There aren’t a lot of things I say are “must-dos,” because I believe everyone defines their musts differently. However, if you’re visiting Shipshewana and LaGrange County, you’re most likely there because of the intrigue and allure of the Amish community.
Dinner with the Amish, especially at The Carriage House, is an experience you won’t want to miss.
And when you go, say hi to the horsies and save some of those mashed potatoes for me.
What to know about Dinner with the Amish
Are you ready for an evening of delicious food? Here’s what you need to know about dining at The Carriage House.
Q: Can anyone book a dinner at the Carriage House in Shipshewana?
A: Yes, the Carriage House is open to the public. You’ll need to make a reservation by calling 260-768-8199 ext 2128.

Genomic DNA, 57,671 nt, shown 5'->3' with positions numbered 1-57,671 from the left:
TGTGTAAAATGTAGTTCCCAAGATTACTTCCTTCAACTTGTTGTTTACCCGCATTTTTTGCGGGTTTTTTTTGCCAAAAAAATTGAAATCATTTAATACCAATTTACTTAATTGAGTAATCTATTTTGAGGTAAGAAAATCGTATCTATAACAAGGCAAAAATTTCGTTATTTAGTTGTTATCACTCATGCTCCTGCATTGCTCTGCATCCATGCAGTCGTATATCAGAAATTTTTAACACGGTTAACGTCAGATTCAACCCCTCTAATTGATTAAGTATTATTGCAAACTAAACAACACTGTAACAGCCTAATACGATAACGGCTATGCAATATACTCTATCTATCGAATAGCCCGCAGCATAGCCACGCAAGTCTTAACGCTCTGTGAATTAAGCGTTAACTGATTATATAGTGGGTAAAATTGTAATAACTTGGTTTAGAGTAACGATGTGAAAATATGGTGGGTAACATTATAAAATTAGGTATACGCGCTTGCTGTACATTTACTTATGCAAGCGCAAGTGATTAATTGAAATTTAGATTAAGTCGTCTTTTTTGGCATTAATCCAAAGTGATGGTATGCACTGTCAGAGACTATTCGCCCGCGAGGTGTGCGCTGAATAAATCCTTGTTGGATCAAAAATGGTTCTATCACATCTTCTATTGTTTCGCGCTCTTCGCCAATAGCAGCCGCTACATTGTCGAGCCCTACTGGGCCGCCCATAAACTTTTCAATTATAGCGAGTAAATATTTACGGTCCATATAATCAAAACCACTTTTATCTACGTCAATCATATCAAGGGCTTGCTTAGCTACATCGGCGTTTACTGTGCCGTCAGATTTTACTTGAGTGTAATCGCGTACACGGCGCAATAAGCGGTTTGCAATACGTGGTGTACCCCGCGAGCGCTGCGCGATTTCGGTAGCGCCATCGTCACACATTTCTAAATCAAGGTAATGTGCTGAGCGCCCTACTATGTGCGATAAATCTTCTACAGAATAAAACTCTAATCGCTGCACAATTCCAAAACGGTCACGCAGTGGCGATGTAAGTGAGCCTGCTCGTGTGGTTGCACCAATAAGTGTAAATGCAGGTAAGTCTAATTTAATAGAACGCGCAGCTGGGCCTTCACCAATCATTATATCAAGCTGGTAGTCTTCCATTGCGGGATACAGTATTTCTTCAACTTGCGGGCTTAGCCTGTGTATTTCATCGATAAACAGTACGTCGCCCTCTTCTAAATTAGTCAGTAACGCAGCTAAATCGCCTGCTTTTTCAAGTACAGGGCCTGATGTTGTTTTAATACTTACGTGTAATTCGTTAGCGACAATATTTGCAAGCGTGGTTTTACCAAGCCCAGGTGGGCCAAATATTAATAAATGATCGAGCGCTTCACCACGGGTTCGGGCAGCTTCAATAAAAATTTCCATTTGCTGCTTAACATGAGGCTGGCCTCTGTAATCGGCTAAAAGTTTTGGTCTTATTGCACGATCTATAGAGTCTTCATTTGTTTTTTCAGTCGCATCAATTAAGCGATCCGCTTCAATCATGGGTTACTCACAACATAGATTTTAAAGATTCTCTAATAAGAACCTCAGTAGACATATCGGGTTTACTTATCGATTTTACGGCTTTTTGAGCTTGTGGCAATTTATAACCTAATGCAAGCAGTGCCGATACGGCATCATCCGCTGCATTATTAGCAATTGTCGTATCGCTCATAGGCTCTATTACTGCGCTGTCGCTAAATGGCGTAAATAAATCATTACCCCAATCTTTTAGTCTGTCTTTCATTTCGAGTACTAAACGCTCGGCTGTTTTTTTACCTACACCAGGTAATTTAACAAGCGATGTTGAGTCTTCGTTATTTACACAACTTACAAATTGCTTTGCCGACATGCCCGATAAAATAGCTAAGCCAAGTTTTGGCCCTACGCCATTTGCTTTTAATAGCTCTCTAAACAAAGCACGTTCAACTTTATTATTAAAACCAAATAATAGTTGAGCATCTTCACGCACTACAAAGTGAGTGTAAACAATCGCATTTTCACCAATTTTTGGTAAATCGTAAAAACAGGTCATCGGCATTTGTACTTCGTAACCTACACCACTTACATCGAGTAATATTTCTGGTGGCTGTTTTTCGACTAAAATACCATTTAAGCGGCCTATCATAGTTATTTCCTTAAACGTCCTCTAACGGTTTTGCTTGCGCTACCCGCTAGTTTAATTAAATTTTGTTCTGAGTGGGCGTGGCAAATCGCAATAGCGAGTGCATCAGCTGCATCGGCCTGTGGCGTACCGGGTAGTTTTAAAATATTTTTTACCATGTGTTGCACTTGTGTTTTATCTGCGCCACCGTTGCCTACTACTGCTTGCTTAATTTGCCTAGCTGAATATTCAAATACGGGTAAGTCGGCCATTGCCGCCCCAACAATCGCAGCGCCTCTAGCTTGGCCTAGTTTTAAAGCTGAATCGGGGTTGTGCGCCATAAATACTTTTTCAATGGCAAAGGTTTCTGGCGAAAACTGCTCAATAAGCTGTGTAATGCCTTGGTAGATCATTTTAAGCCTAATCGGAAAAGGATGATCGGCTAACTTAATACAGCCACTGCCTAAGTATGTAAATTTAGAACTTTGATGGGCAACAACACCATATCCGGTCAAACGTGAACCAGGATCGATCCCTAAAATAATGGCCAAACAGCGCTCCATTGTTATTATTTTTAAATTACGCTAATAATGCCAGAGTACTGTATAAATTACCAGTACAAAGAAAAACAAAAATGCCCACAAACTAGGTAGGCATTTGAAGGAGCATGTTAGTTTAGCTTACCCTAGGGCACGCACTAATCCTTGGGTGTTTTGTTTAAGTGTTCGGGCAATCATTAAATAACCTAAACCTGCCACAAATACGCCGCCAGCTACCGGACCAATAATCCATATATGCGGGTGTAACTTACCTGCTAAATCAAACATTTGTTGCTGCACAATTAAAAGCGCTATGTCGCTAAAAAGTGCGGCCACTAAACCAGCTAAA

Q: What’s included in the Amish wedding feast menu?
A: The feast is a hearty selection of Amish favorites, which may include chicken, meatloaf, roasted pork, green beans, stuffing, noodles, and mashed potatoes. And don’t miss their special Amish peanut butter and Elaine’s signature salad dressing!
Q: Is there any interaction with the Amish hosts?
A: Absolutely! Elaine and Seth are your hosts for the evening, providing insights into Amish weddings and culture. They are open to questions and make the evening both educational and delightful.
Q: Can I buy some of those incredible quilts?
A: You bet! Elaine’s handmade quilts are for sale, along with other Amish-made products like apple butter, peanut butter, baskets, and birdhouses.
Q: Is the Carriage House suitable for children?
A: The Carriage House provides a family-friendly experience, and children are welcome. The evening is filled with stories, food, and a welcoming atmosphere that can be enjoyed by guests of all ages.